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Can I Choose My 12-Year-Old's Friends?

Catherine Newman is the author of the memoirs Waiting for Birdy and Catastrophic Happiness, as well as the blog Ben and Birdy. She lives in Western Massachusetts with her partner and their son and daughter who have mysteriously become as...

He's hanging with a questionable crew — & he might be the ringleader

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Welcome to Survivor, in which author Catherine Newman tries to answer your questions about adolescents and why they’re like that — and how to love them despite everything.

Have a question for Newman? Send it to her here.

Question: 

My 12-year-old son has recently been hanging out with a group of boys that, shall we say, are not bringing out the best in each other. This is not a case of my perfect angel being led astray — he's a willing participant, maybe even a ringleader. He's still excelling at school and sports and treats us with kindness and respect. The boys' knucklehead moves are pretty low stakes (we got kicked out of the ice cream place! We bought Red Bull!). But like so much else in middle school, this feels like a fork in the road. To the left, too cool for school and daring each other to do stupid, maybe illegal things. To the right, general teenage dumbassery but largely responsible, mature choices. His older brothers always stayed well to the right, so this is my first time with a kid at this particular fork. Is there any role for me at all? Or should I just let him make these choices for himself and trust that his innate smarts and decency will keep him from anything really awful?

Answer: 

*Sigh* Of course, I read your question as a parent, and I’m right there with you — the drumbeats of grand theft auto and imminent shooting-up pounding in my ears. Red Bull is, of course, the gateway to Molotov cocktails, as everyone knows.

Well, everyone except my own kids, apparently, who were more moderate in their responses. Seventeen feels like it really all depends on the vibe you’re getting from the situation. “If it’s really more or less that everything is fine, then let it be fine. He’s kind, he’s respectful, this is OK. But if it’s that things are spiraling, then you could say that to him. But you don’t want to tell him who to hang out with. You’ll just make him lie and keep secrets from you. The more you’re open and transparent, the more he’s going to keep you in the loop.” (And the Mama butting in here: You are clearly in the loop, which is so wonderful. He is sharing the shenanigans, and I think it’s important to thank him for that since, of course, that’s a choice he’s making — and a good one.)

More from 17: “You can’t just be like, 'Welp, that’s the end of that friend group.' Whatever decisions you’re hoping to make, you have to convince your kids that those are good decisions. All the worst examples of parent-kid relationships are parents who make rules that don’t resonate with their kids. The kids will never follow a rule they don’t stand by. Like, if you don’t want your kid to shoplift? You can’t just make a no-shoplifting rule. You have to make a compelling case to your kid for why they feel like they shouldn’t shoplift. You have to get to the root of it. You have to get your kid on board.”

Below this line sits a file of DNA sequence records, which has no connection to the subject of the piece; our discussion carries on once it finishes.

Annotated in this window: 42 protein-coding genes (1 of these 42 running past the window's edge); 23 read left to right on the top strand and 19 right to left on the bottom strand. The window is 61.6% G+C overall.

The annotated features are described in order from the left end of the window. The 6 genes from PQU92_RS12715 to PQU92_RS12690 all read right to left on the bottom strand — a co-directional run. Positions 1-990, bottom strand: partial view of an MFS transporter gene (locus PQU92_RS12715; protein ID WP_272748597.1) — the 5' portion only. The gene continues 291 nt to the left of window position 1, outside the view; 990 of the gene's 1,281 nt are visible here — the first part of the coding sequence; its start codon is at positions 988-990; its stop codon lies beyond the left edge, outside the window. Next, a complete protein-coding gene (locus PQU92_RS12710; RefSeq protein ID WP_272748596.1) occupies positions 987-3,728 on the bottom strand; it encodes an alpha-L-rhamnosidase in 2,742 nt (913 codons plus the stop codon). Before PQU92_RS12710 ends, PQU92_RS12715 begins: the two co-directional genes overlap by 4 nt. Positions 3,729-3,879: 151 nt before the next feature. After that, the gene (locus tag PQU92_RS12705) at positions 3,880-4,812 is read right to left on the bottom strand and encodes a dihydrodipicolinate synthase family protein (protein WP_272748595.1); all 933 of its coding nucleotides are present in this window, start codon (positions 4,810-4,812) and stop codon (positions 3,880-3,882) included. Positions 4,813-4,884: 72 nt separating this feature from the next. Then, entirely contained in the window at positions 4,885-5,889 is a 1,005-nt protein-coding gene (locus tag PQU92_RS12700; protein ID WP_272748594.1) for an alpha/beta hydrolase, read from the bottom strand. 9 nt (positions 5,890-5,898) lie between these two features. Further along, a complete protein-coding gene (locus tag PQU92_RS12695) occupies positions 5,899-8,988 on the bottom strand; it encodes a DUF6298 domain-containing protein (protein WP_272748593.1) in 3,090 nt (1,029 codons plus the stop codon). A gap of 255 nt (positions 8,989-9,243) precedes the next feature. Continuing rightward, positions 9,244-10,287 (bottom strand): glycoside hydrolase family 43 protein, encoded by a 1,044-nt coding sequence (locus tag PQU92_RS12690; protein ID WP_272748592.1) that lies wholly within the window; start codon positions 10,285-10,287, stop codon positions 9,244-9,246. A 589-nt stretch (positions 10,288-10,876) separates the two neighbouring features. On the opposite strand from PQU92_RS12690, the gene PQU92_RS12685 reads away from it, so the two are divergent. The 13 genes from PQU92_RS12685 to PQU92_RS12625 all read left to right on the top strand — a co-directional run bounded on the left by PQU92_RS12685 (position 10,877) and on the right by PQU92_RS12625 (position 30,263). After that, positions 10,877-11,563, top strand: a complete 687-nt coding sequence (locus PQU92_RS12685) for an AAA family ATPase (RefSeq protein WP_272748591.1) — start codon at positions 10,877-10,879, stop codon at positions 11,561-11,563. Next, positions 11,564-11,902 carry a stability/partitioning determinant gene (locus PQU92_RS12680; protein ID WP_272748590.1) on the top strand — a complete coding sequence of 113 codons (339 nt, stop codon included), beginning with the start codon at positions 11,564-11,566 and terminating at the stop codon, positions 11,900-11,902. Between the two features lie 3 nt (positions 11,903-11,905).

This, I think, is good advice, if a little strange to think about. I mean, shoplifting (which your child is not doing, I realize) is just plain illegal and wrong, so saying, “No shoplifting,” seems kind of like a no-brainer to me, like, “No killing anyone!” But I think 17 is right. And I think that the best way to communicate your concerns is through — couples therapy alert! — the good all-purpose I-statement. “I’m worried about you guys being tempted to do bad things.” “I am hoping that you guys keeping finding ways to be together that are safe.” Or even more simply, “I’m kind of stressed about the direction this friend group is headed. Are you? Do you need help figuring anything out?” 

Fourteen mostly feels like you should go ahead and give your son a little space and time to figure himself out, but says, “You should end literally every conversation with, 'You can always talk to me. Even if it’s about something I said I wish you wouldn’t do.' That’s the most important thing. It’s so stressful because on the one hand you trust your kid. But some things can ramp up so quickly. Drug things, the kinds of things where you don’t get a chance to go back.” She also, because she is Obi-Wan Kenobi, feels like you should try to let him learn from his mistakes and then step in if he needs guidance.

Fourteen, also because she is an old lady, thought that you should role model “the pleasure of sitting down with a nice cup of tea and a great board game.”

The idea of Earl Grey and Connect Four made 17 laugh. “I don’t think that’s really going to compete with the stuff they’re doing.” We talked about thrilling behavior and how it releases dopamine — that’s what makes it so compelling, so addictive. “The problem,” 17 observed, “is that the other thrilling things are so expensive. Snowboarding. White-water rafting. Going to Six Flags.” I wondered if you might volunteer to spring for an activity like that just to mix it up a little bit. Or if you could take them on a rigorous hike or teach them to skateboard. Anything to simulate the brain chemicals of the edgier stuff. The teens thought this was a good idea.

And I can’t conclude without mentioning how impressed 17 was that you don’t think of your kid as the perfect one who’s been led astray. “Although,” he admitted, “he might be easier to persuade if that were true.” *Sigh*

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